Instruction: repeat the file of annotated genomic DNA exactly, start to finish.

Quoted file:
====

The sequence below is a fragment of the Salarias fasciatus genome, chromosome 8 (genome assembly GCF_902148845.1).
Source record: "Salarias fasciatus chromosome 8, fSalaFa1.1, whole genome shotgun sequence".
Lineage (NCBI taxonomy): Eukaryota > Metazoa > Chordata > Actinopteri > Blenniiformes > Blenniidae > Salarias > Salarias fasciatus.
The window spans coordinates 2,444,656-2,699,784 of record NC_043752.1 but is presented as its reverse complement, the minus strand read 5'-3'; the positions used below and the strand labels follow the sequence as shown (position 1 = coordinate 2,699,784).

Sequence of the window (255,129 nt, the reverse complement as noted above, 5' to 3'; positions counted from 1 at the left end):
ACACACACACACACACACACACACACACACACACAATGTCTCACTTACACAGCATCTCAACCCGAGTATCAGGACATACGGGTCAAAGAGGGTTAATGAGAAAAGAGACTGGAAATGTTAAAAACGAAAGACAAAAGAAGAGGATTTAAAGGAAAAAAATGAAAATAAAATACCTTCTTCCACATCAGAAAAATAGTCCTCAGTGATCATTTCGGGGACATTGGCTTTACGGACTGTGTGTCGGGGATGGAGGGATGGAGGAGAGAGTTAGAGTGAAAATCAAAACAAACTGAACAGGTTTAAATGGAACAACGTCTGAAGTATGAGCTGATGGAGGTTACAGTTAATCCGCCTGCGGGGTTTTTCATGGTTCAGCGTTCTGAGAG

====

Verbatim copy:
The sequence below is a fragment of the Salarias fasciatus genome, chromosome 8 (genome assembly GCF_902148845.1).
Source record: "Salarias fasciatus chromosome 8, fSalaFa1.1, whole genome shotgun sequence".
Lineage (NCBI taxonomy): Eukaryota > Metazoa > Chordata > Actinopteri > Blenniiformes > Blenniidae > Salarias > Salarias fasciatus.
The window spans coordinates 2,444,656-2,699,784 of record NC_043752.1 but is presented as its reverse complement, the minus strand read 5'-3'; the positions used below and the strand labels follow the sequence as shown (position 1 = coordinate 2,699,784).

Sequence of the window (255,129 nt, the reverse complement as noted above, 5' to 3'; positions counted from 1 at the left end):
ACACACACACACACACACACACACACACACACACAATGTCTCACTTACACAGCATCTCAACCCGAGTATCAGGACATACGGGTCAAAGAGGGTTAATGAGAAAAGAGACTGGAAATGTTAAAAACGAAAGACAAAAGAAGAGGATTTAAAGGAAAAAAATGAAAATAAAATACCTTCTTCCACATCAGAAAAATAGTCCTCAGTGATCATTTCGGGGACATTGGCTTTACGGACTGTGTGTCGGGGATGGAGGGATGGAGGAGAGAGTTAGAGTGAAAATCAAAACAAACTGAACAGGTTTAAATGGAACAACGTCTGAAGTATGAGCTGATGGAGGTTACAGTTAATCCGCCTGCGGGGTTTTTCATGGTTCAGCGTTCTGAGAG